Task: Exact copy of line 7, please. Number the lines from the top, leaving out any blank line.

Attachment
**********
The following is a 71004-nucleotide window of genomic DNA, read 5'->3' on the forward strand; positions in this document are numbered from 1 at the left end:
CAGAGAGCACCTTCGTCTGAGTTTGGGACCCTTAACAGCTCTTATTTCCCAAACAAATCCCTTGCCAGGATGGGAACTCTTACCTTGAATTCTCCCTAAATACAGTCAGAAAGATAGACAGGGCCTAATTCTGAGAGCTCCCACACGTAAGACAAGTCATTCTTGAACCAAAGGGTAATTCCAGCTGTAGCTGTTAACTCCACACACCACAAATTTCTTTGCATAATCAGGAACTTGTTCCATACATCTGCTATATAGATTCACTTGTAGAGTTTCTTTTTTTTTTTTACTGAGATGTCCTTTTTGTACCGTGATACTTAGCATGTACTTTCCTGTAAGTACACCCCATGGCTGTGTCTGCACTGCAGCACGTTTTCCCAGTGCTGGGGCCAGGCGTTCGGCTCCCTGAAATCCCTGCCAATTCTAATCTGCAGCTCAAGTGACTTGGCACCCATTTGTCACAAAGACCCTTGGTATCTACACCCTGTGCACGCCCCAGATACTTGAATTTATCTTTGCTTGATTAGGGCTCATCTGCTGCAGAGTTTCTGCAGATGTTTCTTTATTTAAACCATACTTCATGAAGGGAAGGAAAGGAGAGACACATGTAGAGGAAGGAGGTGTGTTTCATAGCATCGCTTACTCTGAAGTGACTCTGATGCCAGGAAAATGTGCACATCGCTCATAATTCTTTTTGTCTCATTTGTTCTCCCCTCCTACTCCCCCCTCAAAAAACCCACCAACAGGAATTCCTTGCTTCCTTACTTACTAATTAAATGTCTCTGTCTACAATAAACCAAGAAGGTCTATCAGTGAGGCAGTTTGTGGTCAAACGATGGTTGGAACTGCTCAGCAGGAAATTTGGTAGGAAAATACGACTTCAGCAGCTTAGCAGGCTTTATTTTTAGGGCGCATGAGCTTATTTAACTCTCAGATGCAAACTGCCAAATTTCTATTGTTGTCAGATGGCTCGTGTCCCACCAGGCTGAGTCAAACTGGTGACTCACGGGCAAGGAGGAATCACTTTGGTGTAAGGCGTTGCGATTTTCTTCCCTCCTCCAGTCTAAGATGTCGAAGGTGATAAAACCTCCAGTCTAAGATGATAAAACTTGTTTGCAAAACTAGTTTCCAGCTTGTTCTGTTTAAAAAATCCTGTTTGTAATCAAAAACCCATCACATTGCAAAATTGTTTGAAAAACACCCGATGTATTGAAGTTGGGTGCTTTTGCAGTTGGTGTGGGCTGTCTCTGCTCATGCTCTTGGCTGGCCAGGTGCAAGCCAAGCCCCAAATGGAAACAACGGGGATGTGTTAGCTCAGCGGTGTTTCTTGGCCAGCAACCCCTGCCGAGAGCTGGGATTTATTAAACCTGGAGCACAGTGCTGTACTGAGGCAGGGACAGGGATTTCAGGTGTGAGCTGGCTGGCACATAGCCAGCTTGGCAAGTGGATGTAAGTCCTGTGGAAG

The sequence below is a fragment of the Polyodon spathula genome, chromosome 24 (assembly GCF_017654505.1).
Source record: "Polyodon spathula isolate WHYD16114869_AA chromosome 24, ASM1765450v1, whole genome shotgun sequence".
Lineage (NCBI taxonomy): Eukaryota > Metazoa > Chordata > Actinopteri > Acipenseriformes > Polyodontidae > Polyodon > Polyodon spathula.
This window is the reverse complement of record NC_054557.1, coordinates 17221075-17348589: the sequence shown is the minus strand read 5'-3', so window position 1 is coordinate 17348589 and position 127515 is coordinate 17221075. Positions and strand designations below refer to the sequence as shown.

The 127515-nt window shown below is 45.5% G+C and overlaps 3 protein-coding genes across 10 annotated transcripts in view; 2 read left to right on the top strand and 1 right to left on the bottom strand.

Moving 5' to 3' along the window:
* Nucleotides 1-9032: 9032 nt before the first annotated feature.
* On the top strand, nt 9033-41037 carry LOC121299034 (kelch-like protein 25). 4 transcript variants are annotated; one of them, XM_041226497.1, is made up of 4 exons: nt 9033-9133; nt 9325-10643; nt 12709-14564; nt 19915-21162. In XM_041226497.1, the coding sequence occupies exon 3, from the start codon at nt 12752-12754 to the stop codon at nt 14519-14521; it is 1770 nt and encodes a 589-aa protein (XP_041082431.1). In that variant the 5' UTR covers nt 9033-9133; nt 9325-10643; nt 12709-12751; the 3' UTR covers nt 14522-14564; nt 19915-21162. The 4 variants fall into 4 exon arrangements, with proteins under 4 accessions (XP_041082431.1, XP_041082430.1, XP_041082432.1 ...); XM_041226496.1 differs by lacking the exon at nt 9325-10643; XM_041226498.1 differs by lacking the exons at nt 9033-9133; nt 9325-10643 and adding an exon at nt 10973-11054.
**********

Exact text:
The 127515-nt window shown below is 45.5% G+C and overlaps 3 protein-coding genes across 10 annotated transcripts in view; 2 read left to right on the top strand and 1 right to left on the bottom strand.